Family sues CBA over money-laundering scam

A family sent millions to Australia – only to have all of their money confiscated by police

Family sues CBA over money-laundering scam

A makeup artist studying in Australia and her family are suing Commonwealth Bank after losing millions of dollars in an international money-laundering scam.

Delania Marundrury and her Indonesian family have lost millions they sent to Australia to buy land, build a house, and pay for her education and living expenses, according to a report by The Australian. The family maintains that it was CBA’s fault that they lost the money.

Solicitor Gabriel Kuek of Access Law has launched an action in the Federal Court on behalf of the Marundrury family, The Australian reported. Kuek said the bank violated its anti-money laundering obligations by not immediately reporting suspicious activity in the family’s bank account.

The family maintains that they were unaware anything was wrong, and continued to send money to Australia – all of which has been seized by the Australian Federal Police as the suspected proceeds of criminal activity. The Mandrury family has never been charged with – or even accused of – a crime, according to The Australian. However, they have lost all the money they have sent to Australia.

Lawyers for the family argue that they have been the victims of “cuckoo smurfing,” a scam used by criminals to launder money.

The family said their money was intended to be sent from Indonesia to Australia through a money changer, who charged less for the transaction than CBA. However, unbeknownst to them, the money was never sent. Instead, the same amount of dirty money was transferred into their accounts in multiple deposits of less than $10,000, The Australian reported.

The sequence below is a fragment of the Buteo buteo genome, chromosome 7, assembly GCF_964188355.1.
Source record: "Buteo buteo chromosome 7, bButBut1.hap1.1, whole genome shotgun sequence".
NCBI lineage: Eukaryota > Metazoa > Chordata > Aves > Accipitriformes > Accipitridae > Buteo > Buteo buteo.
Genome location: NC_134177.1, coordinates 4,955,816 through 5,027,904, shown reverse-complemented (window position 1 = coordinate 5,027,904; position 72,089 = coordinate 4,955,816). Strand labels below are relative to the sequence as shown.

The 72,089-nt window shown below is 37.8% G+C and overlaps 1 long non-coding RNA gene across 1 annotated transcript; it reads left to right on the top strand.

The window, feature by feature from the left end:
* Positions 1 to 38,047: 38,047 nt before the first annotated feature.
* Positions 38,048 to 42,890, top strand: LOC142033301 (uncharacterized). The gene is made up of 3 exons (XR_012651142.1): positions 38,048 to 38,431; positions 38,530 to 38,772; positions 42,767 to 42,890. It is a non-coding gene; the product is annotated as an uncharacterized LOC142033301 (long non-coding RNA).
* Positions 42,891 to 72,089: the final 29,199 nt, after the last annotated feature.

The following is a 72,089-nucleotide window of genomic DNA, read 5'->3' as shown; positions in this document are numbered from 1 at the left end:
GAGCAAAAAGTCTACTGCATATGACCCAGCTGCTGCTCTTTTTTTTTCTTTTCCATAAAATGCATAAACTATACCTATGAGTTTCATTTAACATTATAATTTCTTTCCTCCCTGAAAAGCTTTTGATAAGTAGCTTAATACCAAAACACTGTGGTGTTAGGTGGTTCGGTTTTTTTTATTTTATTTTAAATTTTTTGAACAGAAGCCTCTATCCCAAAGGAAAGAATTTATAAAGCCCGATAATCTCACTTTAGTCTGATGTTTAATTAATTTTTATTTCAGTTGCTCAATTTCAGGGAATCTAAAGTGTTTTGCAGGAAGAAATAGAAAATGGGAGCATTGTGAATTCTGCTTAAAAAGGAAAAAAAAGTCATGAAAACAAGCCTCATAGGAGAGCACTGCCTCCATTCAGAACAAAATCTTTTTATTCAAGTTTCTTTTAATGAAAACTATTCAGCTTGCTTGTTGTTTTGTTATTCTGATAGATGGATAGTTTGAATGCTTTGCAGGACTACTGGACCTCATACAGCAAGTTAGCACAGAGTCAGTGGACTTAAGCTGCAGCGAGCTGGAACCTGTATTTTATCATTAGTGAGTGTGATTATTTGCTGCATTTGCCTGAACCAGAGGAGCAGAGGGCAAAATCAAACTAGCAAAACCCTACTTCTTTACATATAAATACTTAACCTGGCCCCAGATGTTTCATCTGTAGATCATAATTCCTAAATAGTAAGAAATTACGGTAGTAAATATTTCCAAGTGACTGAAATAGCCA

The Marundrurys’ lawyers argued that the family have been victimised three times in Australia – first by the criminals, then by the AFP for zeroing in on them as “soft targets,” and finally by CBA for using its resources to fight them, The Australian reported.

The banking giant asked the Federal Court to throw the lawsuit out – an application that was denied by Judge Mark Moshinsky.

CBA argued that it cannot defend itself because AUSTRAC regulations bar it from revealing any information about anti-money laundering activity to anyone except authorised law enforcement, The Australian reported.

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Moshinsky has given the parties four months to contact AUSTRAC CEO Nicole Rose to ask her to allow the bank to discuss its obligations.

CBA has already been in hot water for breaching anti-money laundering laws. In 2018, the bank was slapped with a $700 million fine for violating its obligations. AUSTRAC had accused CBA of systemic failures to report suspicious deposits, transfers and account transactions, according to The Australian.

Earlier this year, Rose warned businesses that if they identify potential cuckoo smurfing, they must report it to AUSTRAC “so together we can disrupt criminal syndicates targeting the bank accounts of Australians.”

The Marundrurys claim that the bank did not live up to that obligation, and that it had a duty to its customers to protect illegal transactions from occurring through its accounts, The Australian reported.